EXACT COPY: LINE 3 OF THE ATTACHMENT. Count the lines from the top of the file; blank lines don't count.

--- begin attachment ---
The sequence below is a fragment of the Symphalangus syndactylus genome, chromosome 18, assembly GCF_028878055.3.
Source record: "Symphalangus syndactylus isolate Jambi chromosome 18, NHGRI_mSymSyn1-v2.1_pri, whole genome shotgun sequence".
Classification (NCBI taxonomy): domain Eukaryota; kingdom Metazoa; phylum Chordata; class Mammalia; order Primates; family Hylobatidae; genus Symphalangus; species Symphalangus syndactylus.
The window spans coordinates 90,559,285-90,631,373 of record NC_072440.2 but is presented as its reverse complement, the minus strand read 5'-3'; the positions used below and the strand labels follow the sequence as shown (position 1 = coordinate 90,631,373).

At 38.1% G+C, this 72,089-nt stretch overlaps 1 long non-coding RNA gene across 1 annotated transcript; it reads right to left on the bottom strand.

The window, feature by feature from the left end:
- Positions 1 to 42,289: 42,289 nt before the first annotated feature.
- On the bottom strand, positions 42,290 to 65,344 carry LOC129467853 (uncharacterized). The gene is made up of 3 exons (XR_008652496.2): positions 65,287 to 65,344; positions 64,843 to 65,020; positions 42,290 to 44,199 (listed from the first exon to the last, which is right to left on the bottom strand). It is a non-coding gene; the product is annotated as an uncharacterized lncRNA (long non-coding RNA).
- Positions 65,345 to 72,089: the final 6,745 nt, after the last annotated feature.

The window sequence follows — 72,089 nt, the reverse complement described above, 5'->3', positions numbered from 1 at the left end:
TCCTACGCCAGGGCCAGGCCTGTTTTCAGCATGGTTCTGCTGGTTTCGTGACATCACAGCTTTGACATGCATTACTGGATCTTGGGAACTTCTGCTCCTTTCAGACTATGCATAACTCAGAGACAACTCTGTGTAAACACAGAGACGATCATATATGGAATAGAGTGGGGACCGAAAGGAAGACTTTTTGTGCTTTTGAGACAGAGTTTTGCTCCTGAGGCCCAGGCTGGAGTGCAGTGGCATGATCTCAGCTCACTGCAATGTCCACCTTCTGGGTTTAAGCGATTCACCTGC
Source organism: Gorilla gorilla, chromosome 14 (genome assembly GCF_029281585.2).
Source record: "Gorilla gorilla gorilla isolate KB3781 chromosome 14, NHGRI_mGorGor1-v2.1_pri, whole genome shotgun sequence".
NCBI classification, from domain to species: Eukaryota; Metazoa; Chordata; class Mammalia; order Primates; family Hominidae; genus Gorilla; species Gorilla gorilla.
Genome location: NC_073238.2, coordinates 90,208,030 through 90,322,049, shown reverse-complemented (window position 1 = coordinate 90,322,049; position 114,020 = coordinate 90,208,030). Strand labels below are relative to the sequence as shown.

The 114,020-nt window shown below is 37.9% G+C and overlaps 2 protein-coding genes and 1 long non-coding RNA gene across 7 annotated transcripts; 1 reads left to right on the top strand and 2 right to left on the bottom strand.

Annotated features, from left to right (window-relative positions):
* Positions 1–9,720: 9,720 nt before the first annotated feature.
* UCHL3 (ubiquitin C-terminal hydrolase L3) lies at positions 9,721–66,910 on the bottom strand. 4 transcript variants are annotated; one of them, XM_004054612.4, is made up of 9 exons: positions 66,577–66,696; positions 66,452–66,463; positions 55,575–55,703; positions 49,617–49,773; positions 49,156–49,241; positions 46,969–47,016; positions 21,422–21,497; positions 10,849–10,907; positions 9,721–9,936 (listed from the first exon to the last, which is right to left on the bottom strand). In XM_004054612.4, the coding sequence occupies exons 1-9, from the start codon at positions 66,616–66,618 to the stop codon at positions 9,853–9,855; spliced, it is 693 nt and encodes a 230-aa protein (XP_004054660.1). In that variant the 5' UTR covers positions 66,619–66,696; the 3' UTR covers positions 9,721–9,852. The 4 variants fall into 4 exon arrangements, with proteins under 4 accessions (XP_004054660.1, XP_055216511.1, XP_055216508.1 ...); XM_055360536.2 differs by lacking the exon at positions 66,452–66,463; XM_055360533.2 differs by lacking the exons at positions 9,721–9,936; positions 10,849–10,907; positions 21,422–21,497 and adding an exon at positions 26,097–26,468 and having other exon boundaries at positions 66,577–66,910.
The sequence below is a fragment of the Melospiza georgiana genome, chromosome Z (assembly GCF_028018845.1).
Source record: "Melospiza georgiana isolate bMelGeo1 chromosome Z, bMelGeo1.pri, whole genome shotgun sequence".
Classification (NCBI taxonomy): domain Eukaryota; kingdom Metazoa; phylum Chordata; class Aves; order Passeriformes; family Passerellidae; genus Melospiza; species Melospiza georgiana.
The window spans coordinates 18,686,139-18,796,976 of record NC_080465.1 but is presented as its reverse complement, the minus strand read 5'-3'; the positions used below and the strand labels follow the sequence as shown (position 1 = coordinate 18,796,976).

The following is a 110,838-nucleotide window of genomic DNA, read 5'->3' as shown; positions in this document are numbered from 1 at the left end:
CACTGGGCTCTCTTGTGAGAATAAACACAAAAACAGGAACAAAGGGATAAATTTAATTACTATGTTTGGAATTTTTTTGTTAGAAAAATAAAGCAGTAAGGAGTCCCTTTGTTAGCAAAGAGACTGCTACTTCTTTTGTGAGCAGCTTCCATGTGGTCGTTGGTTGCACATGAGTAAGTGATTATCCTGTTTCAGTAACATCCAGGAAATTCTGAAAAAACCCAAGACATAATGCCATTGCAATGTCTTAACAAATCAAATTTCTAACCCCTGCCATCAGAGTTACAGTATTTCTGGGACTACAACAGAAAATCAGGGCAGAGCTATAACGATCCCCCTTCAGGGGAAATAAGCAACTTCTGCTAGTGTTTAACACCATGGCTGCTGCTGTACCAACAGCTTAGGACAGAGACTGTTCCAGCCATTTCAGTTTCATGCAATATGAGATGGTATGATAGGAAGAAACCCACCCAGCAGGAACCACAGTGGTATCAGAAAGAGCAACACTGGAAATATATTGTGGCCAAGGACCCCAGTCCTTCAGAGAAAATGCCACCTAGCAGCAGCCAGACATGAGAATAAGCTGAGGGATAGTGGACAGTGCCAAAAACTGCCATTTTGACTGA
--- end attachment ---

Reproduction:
Classification (NCBI taxonomy): domain Eukaryota; kingdom Metazoa; phylum Chordata; class Mammalia; order Primates; family Hylobatidae; genus Symphalangus; species Symphalangus syndactylus.